HTTP Basic Auth with nginx

Sometimes you need to secure a small set of files on your webserver. There is a protocol made for this, called “HTTP Basic Authentication”. Here’s how to set it up in nginx using the stock ngx_http_auth_basic_module module. Please note that this form of security, quite frankly, isn’t very secure. If anyone gets ahold of the associated password file, it will be easy to crack. Keep in mind that this only handles authentication, it does not securely transfer the files over the internet; for that, you will also want to set up SSL.

For this example we’ll be securing everything under the fake website “”. All of its files will be located at /var/www/ We’ll assume you just want to securely share a few images or something, so for brevity the examples won’t include things like handling PHP, or any optimizations. These instructions are distribution-agnostic, so it won’t matter what distro you’re running so long as you have a sane UNIX-like environment, and a recent version of Python to help generate the passwords.

First, grab a copy of this well known and maintained helper script that generates passwords. The download link is at the bottom of its page, choose to download in the “Original Format” for a hassle free experience. This script takes a lot of the leg work out of this process.

Now, lets set up the new subdomain under nginx. Under your /etc/nginx/sites-enabled directory (or it’s equivalent), create a file similar to this:

server {
        listen 80;

        root /var/www/;
        index index.html index.php;

        location / {
	        auth_basic              "Restricted";
	        auth_basic_user_file    htpasswd;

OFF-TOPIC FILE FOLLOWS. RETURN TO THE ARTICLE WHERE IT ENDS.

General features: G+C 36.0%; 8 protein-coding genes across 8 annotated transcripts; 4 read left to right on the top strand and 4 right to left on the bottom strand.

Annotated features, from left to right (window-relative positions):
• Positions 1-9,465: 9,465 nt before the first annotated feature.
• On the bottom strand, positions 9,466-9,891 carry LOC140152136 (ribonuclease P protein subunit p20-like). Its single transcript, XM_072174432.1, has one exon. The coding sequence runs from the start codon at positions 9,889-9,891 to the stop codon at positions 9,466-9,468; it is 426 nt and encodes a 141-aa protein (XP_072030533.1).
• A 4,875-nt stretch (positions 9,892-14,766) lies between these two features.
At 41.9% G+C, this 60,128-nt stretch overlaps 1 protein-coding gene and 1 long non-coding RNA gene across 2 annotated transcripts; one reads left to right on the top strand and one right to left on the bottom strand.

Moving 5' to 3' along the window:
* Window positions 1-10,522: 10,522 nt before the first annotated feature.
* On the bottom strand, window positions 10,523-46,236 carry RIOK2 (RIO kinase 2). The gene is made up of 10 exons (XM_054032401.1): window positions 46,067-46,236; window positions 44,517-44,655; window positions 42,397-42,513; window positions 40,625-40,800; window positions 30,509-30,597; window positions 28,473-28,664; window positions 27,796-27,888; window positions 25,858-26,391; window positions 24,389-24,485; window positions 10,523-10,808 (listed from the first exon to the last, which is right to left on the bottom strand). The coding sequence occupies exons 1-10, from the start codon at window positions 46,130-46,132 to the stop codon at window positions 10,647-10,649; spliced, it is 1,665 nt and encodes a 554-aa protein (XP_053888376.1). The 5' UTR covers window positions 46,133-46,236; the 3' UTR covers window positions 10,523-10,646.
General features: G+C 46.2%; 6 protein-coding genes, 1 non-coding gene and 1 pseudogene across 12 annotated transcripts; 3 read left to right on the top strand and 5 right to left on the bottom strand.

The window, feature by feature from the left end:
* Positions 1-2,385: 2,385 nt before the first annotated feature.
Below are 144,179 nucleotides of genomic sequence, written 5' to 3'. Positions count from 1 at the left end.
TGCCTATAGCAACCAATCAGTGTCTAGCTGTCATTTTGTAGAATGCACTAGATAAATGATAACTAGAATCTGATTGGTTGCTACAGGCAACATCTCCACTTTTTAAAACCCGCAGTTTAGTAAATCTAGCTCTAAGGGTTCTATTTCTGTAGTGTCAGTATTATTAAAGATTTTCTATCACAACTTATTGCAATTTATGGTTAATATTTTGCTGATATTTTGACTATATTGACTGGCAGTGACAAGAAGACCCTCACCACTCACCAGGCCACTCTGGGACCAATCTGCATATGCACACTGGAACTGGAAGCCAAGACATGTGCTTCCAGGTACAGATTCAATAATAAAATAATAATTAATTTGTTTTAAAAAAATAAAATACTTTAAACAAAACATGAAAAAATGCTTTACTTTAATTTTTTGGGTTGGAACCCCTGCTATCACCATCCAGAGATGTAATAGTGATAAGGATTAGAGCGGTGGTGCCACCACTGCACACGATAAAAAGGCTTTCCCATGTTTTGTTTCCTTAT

autoindex on;

The important parts are the lines in the “location” section that start with “auth_basic”. The first line that simply says “auth_basic” takes a single parameter, which is the “realm” of the authentication. If a user authenticates under one realm on a domain, then accesses other parts of the site that require authentication, they will remain authenticated so long as the realm is the same. The realm is also displayed to the user when they log in, in various ways depending on the browser. You can also set the realm to “off” which will disable authentication for directories deeper in the site’s structure. A site can have multiple realms, and any location can require authentication.

The next line defines what file lists the users and their associated passwords. It is relative to the nginx configuration root, so for most sane installations it will be relative to /etc/nginx, so in this case the file is /etc/nginx/htpasswd.

Once you reload nginx’s configuration with “nginx -s reload”, you can go ahead and test your configuration, but you won’t be able to log in.

The next step is to generate the username and password file.

touch /etc/nginx/htpasswd
python /etc/nginx/htpasswd bob neato

This will append the user “bob” with a password of “neato” to the htpasswd list. Run it as many times as is needed to add all of your users and passwords. There’s no need to reload nginx when adding or removing users.